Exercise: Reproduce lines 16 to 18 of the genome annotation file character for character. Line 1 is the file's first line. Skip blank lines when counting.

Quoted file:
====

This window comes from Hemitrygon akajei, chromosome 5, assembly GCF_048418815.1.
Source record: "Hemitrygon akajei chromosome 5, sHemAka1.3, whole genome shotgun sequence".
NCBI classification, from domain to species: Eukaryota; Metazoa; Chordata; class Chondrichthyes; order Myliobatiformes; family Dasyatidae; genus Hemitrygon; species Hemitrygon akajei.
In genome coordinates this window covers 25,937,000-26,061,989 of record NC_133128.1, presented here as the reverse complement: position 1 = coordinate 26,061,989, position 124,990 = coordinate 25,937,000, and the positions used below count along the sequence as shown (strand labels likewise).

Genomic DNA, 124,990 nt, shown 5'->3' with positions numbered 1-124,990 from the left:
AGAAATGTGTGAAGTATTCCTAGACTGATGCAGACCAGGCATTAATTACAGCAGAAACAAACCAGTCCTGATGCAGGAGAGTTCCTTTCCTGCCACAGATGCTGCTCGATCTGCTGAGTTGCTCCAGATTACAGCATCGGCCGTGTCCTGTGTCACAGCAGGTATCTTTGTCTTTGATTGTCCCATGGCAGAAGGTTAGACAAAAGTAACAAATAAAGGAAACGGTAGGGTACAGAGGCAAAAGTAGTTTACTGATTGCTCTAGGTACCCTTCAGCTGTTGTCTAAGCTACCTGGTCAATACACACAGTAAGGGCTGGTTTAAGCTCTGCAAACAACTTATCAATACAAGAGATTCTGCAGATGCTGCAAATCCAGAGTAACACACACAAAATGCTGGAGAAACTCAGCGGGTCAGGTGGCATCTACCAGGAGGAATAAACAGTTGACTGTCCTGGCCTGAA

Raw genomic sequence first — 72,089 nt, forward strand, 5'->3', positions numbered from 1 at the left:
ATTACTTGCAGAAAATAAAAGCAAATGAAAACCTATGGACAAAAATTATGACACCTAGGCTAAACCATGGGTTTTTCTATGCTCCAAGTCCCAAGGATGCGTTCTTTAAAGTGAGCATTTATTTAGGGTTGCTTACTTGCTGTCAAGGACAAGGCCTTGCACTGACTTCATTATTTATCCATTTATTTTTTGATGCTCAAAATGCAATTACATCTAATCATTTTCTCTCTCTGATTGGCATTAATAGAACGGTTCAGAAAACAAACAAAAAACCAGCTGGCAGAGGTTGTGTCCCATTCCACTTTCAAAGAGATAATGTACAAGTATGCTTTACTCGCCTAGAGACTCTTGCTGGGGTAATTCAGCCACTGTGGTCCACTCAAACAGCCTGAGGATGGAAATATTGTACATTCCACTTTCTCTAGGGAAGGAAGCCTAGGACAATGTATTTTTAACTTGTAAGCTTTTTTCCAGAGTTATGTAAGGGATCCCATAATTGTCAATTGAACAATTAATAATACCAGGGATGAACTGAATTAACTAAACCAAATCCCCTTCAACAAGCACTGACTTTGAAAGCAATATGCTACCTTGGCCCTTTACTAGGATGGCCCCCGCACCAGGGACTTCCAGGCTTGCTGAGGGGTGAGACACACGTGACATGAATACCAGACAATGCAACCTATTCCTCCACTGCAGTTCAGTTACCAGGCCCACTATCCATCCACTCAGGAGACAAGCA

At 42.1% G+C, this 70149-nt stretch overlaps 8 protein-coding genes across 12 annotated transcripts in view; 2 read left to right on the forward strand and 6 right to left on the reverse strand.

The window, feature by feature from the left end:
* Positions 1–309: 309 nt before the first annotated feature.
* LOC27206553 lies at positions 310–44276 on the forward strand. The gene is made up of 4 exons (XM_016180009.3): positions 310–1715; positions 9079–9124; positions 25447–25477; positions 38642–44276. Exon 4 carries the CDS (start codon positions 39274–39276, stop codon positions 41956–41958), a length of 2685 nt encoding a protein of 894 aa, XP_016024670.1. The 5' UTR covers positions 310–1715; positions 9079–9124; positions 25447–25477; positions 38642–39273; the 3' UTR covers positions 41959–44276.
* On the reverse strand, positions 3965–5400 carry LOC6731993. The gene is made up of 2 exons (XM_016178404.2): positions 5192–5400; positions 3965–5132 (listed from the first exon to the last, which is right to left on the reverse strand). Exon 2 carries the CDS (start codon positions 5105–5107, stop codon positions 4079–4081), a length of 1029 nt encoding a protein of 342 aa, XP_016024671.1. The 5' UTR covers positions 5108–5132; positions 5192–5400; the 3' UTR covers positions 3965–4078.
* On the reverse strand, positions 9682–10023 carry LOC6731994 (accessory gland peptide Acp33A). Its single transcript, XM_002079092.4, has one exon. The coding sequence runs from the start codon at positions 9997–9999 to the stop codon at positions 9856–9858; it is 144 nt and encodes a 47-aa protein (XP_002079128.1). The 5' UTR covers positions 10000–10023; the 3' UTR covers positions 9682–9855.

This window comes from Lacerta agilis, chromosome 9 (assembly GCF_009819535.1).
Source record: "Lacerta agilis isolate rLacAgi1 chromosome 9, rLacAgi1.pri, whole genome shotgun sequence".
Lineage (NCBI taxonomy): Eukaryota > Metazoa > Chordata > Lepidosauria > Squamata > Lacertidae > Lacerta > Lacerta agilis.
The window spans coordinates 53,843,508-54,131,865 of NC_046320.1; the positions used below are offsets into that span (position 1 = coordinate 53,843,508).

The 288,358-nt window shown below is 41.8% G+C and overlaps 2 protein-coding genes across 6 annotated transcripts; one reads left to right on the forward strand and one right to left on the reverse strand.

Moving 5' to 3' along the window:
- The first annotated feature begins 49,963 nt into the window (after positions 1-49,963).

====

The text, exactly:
Source record: "Lacerta agilis isolate rLacAgi1 chromosome 9, rLacAgi1.pri, whole genome shotgun sequence".
Lineage (NCBI taxonomy): Eukaryota > Metazoa > Chordata > Lepidosauria > Squamata > Lacertidae > Lacerta > Lacerta agilis.
The window spans coordinates 53,843,508-54,131,865 of NC_046320.1; the positions used below are offsets into that span (position 1 = coordinate 53,843,508).